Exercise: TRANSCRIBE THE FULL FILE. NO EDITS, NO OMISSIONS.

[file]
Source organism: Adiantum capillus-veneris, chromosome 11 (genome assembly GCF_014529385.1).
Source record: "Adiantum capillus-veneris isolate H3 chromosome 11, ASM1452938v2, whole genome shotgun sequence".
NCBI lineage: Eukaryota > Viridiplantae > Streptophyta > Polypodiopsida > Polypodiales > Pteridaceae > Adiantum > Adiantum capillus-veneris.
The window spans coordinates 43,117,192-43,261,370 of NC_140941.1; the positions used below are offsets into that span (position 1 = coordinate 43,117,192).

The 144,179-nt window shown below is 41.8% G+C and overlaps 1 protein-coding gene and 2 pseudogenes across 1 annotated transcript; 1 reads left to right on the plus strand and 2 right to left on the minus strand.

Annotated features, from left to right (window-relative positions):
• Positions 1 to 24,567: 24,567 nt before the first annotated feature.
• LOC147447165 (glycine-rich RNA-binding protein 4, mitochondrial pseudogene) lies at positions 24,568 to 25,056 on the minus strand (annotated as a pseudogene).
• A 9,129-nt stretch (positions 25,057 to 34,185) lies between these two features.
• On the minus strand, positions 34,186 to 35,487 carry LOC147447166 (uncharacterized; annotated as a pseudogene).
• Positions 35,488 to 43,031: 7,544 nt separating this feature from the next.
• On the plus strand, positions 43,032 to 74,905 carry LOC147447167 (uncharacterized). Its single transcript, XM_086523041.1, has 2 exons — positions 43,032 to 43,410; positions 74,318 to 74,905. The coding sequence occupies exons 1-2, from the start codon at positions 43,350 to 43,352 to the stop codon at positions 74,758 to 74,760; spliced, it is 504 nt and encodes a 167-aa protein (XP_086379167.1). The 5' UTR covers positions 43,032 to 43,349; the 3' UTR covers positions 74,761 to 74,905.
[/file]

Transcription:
Source organism: Adiantum capillus-veneris, chromosome 11 (genome assembly GCF_014529385.1).
Source record: "Adiantum capillus-veneris isolate H3 chromosome 11, ASM1452938v2, whole genome shotgun sequence".
NCBI lineage: Eukaryota > Viridiplantae > Streptophyta > Polypodiopsida > Polypodiales > Pteridaceae > Adiantum > Adiantum capillus-veneris.
The window spans coordinates 43,117,192-43,261,370 of NC_140941.1; the positions used below are offsets into that span (position 1 = coordinate 43,117,192).

The 144,179-nt window shown below is 41.8% G+C and overlaps 1 protein-coding gene and 2 pseudogenes across 1 annotated transcript; 1 reads left to right on the plus strand and 2 right to left on the minus strand.

Annotated features, from left to right (window-relative positions):
• Positions 1 to 24,567: 24,567 nt before the first annotated feature.
• LOC147447165 (glycine-rich RNA-binding protein 4, mitochondrial pseudogene) lies at positions 24,568 to 25,056 on the minus strand (annotated as a pseudogene).
• A 9,129-nt stretch (positions 25,057 to 34,185) lies between these two features.
• On the minus strand, positions 34,186 to 35,487 carry LOC147447166 (uncharacterized; annotated as a pseudogene).
• Positions 35,488 to 43,031: 7,544 nt separating this feature from the next.
• On the plus strand, positions 43,032 to 74,905 carry LOC147447167 (uncharacterized). Its single transcript, XM_086523041.1, has 2 exons — positions 43,032 to 43,410; positions 74,318 to 74,905. The coding sequence occupies exons 1-2, from the start codon at positions 43,350 to 43,352 to the stop codon at positions 74,758 to 74,760; spliced, it is 504 nt and encodes a 167-aa protein (XP_086379167.1). The 5' UTR covers positions 43,032 to 43,349; the 3' UTR covers positions 74,761 to 74,905.